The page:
On 'patra/pattra' again!

K. S. Arjunwadkar panini at PN2.VSNL.NET.IN
Mon Feb 15 01:43:58 UTC 1999

At 12:08 PM 2/14/99 -0500, you wrote:
>If I may continue this discussion a little further, while I have some
>references in front of me, I would suggest that there is a circularity
>between spellings of Sanskrit words and their perceived etymologies.  For
>example, consider the variants putra/puttra.  It is obvious that the
>variant puttra allowed the folk-etymology put+tra, where -put- is said to
>be the name of a hell, from which the son protects the father (pun-naamno
>narakaad yasmaat traayate pitaram suta.h).  On the other hand, the reading
>putra allowed the derivation pu+tra.  Here the affix tra (.s.tran in the
>U.naadisuutra) is added to the root puu.  But this requires the shortening
>of the vowel of the root, which is explicitly prescribed by the
>U.naadisuutra : puvo hrasvaz ca.  Thus, we have two alternative
>etymologies, besides the fact that Panini considered this word as
>underived, giving us no specific clue as to whether it should be
>'originally' putra or puttra.  In my opinion, the phonological variation
>is in all likelihood the more primary fact, while the etymologies are
>simply rationalizations, after the fact.
>        Best,
>                                Madhav Deshpande
>On Sun, 14 Feb 1999, Madhav Deshpande wrote:
>> Hello folks,
>>         Any assertions that the word patra/pattra is derived from the root
>> pat need to be addressed in more specific terms.  This view is found in
>> the commentary of K.siirasvaamin on the Amarakoza (patati pattram).
>> Ultimately this etymology goes back to a generic U.naadisuutra :
>> sarvadhaatubhya.h .s.tran, which allows the addition of the affix -tra
>> after all roots.  The fact that this is an U.naadisuutra is significant.
>> It means that Panini himself treated these formations as underived
>> (avyutpanna), and that the U.naadisuutra-traditions (often ascribed to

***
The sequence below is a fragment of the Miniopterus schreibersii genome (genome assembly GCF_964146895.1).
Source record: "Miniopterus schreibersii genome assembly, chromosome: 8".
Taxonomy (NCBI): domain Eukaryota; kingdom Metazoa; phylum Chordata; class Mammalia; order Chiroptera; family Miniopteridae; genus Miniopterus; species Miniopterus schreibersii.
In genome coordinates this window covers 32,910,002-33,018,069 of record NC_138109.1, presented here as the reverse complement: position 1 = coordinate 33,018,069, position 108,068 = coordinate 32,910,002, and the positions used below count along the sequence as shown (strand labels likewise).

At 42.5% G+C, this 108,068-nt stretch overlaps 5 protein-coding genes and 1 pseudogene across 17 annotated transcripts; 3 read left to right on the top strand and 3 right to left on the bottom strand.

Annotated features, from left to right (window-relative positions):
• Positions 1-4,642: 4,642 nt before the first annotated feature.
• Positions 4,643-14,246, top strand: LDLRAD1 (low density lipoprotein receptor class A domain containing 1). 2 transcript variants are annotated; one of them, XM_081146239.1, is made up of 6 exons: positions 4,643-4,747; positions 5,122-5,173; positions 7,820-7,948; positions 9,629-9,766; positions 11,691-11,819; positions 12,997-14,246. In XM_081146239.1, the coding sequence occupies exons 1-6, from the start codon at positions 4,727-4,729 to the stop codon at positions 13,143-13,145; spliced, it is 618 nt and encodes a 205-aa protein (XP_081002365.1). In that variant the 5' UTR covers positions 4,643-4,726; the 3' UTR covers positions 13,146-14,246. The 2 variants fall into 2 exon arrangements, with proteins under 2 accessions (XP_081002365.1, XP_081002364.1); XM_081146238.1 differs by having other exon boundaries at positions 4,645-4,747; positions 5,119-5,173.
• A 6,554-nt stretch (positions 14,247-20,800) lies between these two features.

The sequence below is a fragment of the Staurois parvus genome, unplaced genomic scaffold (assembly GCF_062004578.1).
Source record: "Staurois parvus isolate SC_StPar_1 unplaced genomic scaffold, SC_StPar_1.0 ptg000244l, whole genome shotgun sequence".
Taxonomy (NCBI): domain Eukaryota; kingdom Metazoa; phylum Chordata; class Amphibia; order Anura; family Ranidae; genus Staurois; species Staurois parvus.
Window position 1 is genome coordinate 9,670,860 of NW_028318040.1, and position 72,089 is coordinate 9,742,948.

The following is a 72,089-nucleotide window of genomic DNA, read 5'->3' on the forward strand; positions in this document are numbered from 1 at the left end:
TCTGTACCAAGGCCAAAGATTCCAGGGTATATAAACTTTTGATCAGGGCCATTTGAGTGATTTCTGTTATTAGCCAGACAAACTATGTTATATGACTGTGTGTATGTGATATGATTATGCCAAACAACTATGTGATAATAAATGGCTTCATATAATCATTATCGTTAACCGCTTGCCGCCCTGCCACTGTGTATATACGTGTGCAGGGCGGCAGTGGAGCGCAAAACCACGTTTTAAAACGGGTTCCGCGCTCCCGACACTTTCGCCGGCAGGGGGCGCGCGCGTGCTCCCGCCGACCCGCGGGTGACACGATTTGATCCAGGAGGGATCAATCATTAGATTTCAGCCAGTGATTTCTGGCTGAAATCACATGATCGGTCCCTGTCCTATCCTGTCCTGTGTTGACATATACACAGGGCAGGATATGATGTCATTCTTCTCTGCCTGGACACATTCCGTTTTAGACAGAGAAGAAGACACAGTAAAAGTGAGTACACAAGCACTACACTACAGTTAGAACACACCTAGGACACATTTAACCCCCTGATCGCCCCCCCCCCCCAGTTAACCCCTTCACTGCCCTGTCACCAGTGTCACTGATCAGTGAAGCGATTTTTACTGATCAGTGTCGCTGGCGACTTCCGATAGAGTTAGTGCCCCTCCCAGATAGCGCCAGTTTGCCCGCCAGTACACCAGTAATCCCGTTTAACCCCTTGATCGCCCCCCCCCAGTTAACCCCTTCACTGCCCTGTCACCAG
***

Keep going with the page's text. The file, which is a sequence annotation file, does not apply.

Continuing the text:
>> Zaaka.taayana) offered these derivations.  With such differences on the
>> derivations of these words, the variation in doubling needs to be treated
>> with less emphasis on assured etymology, but on larger patterns of
>> Sanskrit pronunciation, reflected in optional rules of consonantal
>> doubling, as well as in preferences for doubling seen in manuscripts
>> coming from certain regions.
>>                                 Madhav Deshpande
>> On Sat, 13 Feb 1999, John Smith wrote:
>> > On Sat, 13 Feb 1999, Rolf Koch wrote:
>> >
>> > > Because pattra indeed is based on patati "fly" the writing pattra is
>> > > wrong and not etymological correct.
>> > > patra is correct.
>> >
>> > I wish you would read what I write. This is getting boring, but I have to
>> > repeat what I said: pattra derives from the root pat- and the affix -tra,
>> > and the "tt" spelling is therefore etymologically correct. However, patra
>> > is very commonly used in its place.
>> >
>> > John Smith
>> >
>> > --
>> > Dr J. D. Smith                *  jds10 at cam.ac.uk
>> > Faculty of Oriental Studies   *  Tel. 01223 335140 (Switchboard 01223
>> > Sidgwick Avenue               *  Fax  01223 335110
>> > Cambridge CB3 9DA             *

>> >

Dear Madhav,
Your discussion on 'patra/pattra' is thorough, methodical and delightful.
Best wishes.
KSA <panini at pn2.vsnl.net.in>

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